In the state of Michigan there is a grade of pressure treated lumber that
is commonly used for the construction of basements and submerged
structures. This requires a 30 year lifespan in direct contact with soil,
water, or atmospheric change such as freezing, rain and all other
"normally" expected stressors. It does not have to withstand certain
pressure stresses outside the range of "normal" (whatever that
is). Counties are allowed to have more restrictive codes but this is very
Most lumber yards also stock a much cheaper wood that has the same greenish
tint but is not really pressure treated, Hence certain specifications that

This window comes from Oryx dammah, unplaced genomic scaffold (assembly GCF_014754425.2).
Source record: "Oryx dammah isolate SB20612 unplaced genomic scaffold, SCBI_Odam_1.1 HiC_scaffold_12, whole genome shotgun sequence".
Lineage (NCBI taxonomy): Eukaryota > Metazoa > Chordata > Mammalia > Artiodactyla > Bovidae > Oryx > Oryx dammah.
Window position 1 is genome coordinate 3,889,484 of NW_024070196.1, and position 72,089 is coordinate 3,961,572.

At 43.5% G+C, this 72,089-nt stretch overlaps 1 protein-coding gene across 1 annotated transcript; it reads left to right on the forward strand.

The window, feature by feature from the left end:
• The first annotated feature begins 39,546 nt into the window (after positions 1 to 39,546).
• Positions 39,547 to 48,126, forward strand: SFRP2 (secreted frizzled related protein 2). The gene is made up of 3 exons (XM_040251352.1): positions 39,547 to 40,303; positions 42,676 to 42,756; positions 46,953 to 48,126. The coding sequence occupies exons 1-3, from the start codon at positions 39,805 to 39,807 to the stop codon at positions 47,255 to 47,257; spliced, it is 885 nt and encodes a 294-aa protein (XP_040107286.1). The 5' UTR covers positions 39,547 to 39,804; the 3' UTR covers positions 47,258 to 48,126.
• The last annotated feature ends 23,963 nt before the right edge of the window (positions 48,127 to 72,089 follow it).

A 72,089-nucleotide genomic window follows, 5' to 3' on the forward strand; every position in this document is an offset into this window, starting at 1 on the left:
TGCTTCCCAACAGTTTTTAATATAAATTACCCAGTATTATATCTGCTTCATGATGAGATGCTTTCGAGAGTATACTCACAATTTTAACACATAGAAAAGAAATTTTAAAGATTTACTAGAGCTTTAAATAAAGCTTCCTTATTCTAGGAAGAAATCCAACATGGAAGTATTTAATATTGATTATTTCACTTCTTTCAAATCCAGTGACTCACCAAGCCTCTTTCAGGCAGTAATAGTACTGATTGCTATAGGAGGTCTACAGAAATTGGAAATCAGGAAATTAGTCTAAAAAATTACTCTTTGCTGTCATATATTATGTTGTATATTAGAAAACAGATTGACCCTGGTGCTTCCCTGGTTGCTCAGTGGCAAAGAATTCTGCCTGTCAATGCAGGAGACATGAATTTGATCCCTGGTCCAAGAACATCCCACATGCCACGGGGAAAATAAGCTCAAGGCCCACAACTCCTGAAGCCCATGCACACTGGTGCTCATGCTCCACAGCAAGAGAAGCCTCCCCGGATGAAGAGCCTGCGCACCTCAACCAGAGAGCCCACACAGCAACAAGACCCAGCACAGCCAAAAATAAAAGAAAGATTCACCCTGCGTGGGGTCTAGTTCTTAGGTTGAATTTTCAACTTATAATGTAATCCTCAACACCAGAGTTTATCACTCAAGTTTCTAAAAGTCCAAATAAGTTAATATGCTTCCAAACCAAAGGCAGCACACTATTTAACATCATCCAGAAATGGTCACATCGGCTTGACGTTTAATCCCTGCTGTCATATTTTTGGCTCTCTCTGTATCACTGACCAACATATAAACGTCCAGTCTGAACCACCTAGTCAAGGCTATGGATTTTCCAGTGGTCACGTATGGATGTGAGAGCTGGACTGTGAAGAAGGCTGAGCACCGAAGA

must be met for basement/foundation usage. Even the cheaper material is
used for fences that are in far beyond ten years.
Hope this helps.
At 08:58 AM 7/26/2001 -0400, you wrote:
>I'm planning on using pressure treated 2x4's to support some
>Beverages. I'll just poke some holes in the ground with my tractor's
>post hole digger attachment, and drop the 2x4's in.
>Does anyone have any tips on making the wood last longer, or will
>it be OK in direct contact with soil?? Will it last ten years or so?
>73, Tom W8JI
>FAQ on WWW: http://www.contesting.com/FAQ/towertalk
>Administrative requests: towertalk-REQUEST@contesting.com
FAQ on WWW: http://www.contesting.com/FAQ/towertalk
Administrative requests: towertalk-REQUEST@contesting.com